• The HPE Primera array configuration: Four nodes, 16 host ports, 48 SSDs, nine 2.25 TB virtual volumes for Oracle data, four 15 GB virtual volumes for redo logs, and eight 16 Gb Fibre Channel dual-ported HBAs.

The maximum IOPS and throughput (read only) for the HPE 3PAR 8450 array were used as a baseline.

flow.png

 

First, the vdbench tests were performed and then the Oracle database was installed on four Synergy compute nodes. SLOB was also installed on each of the four servers. SLOB tests were run for an 8k OLTP I/O profile.

The following table lists the results for both the vdbench tests and the SLOB tests.

Table 1. Test results

table.PNG

 

The schema objects of SLOB consisted of 64 schemas, 34 GB each. They ran on all four database servers for a total 9 TB data set. Each server had a data set size of 2.25 TB.

schema.png

 

Summary

The HPE Primera array provided a 112% improvement in the mixed workload over the HPE 3PAR 8450 array.

HPE Primera storage arrays are ideal for Oracle workloads with much improved performance, 100% availability support promise, and other features like ease of use, support for HPE InfoSight, and many other new features. For a full list of features, refer to https://www.hpe.com/us/en/storage.html for more details on HPE Primera.

Please put any questions you might have in the comments section of this blog. Any general discussions are always welcome!

Best regards,

Todd – HPE Technical Marketing Engineering – Oracle Solutions

 

 

 

 

4 REPLIES 4
Highlighted
Occasional Visitor

Re: HPE Primera: Comparing IOPS with an HPE 3PAR array using HPE Synergy compute nodes

Hi TODD,

 

Thanks for this article.

this comparaison can be the same for PRIMERA 650 ?

HPE Blogger

Re: HPE Primera: Comparing IOPS with an HPE 3PAR array using HPE Synergy compute nodes

Hi

This configuration should give you similar results with the 650 as long as you use the same number of SSD's, nodes and FC host ports. Variations can occur if the workload is getting different cache benefits but in this case will be minimal differences, even with more cache. But your customer workload could benefit from more cache. It just depends on what is happening in the database. You should be comfortable using this for IO characterizqation.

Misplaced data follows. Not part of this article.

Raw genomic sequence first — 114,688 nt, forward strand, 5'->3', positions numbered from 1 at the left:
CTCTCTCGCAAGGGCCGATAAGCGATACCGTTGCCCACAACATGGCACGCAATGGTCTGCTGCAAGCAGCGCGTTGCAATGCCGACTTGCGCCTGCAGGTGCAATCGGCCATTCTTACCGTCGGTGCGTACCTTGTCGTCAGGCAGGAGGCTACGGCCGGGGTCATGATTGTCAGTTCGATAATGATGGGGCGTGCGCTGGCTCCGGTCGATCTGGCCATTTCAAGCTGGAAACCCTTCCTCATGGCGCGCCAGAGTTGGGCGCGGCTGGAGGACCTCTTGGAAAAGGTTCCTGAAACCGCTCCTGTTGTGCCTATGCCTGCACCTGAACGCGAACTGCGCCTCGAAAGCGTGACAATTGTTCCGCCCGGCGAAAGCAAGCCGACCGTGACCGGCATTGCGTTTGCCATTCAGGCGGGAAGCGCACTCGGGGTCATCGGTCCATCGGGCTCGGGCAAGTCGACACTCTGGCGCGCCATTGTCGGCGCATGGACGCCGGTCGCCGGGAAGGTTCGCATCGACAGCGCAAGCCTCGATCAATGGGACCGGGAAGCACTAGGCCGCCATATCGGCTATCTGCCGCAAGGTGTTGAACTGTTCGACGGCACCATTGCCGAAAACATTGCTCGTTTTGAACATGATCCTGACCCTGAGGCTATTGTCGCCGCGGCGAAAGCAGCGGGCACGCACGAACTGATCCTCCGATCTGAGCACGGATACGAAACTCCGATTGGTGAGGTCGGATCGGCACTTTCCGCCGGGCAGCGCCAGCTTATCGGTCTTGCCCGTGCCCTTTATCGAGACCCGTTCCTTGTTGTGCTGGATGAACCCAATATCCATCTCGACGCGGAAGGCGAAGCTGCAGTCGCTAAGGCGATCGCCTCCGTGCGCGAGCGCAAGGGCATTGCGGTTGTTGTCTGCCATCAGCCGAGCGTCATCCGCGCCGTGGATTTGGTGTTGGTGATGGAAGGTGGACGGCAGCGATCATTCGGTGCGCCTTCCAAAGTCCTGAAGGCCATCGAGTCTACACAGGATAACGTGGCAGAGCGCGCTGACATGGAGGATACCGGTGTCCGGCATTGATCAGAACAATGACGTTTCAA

Thanks!

Todd
Highlighted
New Member

Re: HPE Primera: Comparing IOPS with an HPE 3PAR array using HPE Synergy compute nodes

There is not any useful messages about IOPS,just know it's better than 8540.As the 8450 is very older product, so customer also don'w know the performance gap between 9450 and Primera 670.

Most of customer using AFA in OLTP,but the test don't show performance in mixed workload.

Highlighted
HPE Blogger

Re: HPE Primera: Comparing IOPS with an HPE 3PAR array using HPE Synergy compute nodes

Hi,

The purpose of the article was not so much to prove a general sizing for all array configurations but rather a blog to demonstarte how the SLOB tool could be used to help characterize a specific configuration prior to using a specific workload. In this scenario the result will vary.  I attempted to emphasize the process of characterizing a particular configuration but maybe wasn't clear enough with it.

That being said, we did review the 8450 results with our internal sizing data and for this particular workload would have been close to a 9450. We were not making any broad statement about all array configurations, just observing the results against the arrays we were working with at the time. More focus was on the process and the results of the process will vary depending on the configuration. For measured performance sizing information it's best to talk to  your HPE storage representative and he can get these results based on your deesired needs.

With your mixed workload observation, if you are refering to R/W ratios the bottom of the figure in the blog mentions an 80/20 mix. If you are refering to OLTP versus large block reads/writes, this would require a completely different workload. It would be interesting but not the process we tested.

Hope this clarifies